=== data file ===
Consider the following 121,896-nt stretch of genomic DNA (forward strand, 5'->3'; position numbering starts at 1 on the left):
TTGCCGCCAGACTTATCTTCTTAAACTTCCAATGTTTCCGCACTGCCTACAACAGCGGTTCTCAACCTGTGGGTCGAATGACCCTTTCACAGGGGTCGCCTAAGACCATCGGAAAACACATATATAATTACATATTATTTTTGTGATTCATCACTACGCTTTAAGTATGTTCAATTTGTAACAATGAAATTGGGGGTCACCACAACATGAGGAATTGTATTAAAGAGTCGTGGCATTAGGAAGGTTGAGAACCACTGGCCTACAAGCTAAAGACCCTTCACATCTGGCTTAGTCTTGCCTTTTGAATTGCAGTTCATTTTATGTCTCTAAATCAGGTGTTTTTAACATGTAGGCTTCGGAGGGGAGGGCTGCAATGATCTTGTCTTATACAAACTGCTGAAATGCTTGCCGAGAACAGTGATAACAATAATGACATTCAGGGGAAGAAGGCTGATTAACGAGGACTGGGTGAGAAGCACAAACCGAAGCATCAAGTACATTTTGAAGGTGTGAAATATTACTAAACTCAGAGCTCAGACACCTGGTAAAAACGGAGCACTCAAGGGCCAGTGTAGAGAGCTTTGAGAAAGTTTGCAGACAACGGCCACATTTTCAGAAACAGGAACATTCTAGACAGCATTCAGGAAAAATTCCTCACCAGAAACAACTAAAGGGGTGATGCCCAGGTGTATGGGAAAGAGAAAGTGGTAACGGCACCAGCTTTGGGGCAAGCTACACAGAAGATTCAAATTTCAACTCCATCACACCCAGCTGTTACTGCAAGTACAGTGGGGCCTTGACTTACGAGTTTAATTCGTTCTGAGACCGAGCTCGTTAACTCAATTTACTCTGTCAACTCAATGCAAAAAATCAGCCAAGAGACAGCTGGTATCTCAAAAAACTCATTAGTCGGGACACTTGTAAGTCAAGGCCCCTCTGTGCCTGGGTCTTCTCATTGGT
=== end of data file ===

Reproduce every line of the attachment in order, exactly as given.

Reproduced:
Consider the following 121,896-nt stretch of genomic DNA (forward strand, 5'->3'; position numbering starts at 1 on the left):
TTGCCGCCAGACTTATCTTCTTAAACTTCCAATGTTTCCGCACTGCCTACAACAGCGGTTCTCAACCTGTGGGTCGAATGACCCTTTCACAGGGGTCGCCTAAGACCATCGGAAAACACATATATAATTACATATTATTTTTGTGATTCATCACTACGCTTTAAGTATGTTCAATTTGTAACAATGAAATTGGGGGTCACCACAACATGAGGAATTGTATTAAAGAGTCGTGGCATTAGGAAGGTTGAGAACCACTGGCCTACAAGCTAAAGACCCTTCACATCTGGCTTAGTCTTGCCTTTTGAATTGCAGTTCATTTTATGTCTCTAAATCAGGTGTTTTTAACATGTAGGCTTCGGAGGGGAGGGCTGCAATGATCTTGTCTTATACAAACTGCTGAAATGCTTGCCGAGAACAGTGATAACAATAATGACATTCAGGGGAAGAAGGCTGATTAACGAGGACTGGGTGAGAAGCACAAACCGAAGCATCAAGTACATTTTGAAGGTGTGAAATATTACTAAACTCAGAGCTCAGACACCTGGTAAAAACGGAGCACTCAAGGGCCAGTGTAGAGAGCTTTGAGAAAGTTTGCAGACAACGGCCACATTTTCAGAAACAGGAACATTCTAGACAGCATTCAGGAAAAATTCCTCACCAGAAACAACTAAAGGGGTGATGCCCAGGTGTATGGGAAAGAGAAAGTGGTAACGGCACCAGCTTTGGGGCAAGCTACACAGAAGATTCAAATTTCAACTCCATCACACCCAGCTGTTACTGCAAGTACAGTGGGGCCTTGACTTACGAGTTTAATTCGTTCTGAGACCGAGCTCGTTAACTCAATTTACTCTGTCAACTCAATGCAAAAAATCAGCCAAGAGACAGCTGGTATCTCAAAAAACTCATTAGTCGGGACACTTGTAAGTCAAGGCCCCTCTGTGCCTGGGTCTTCTCATTGGT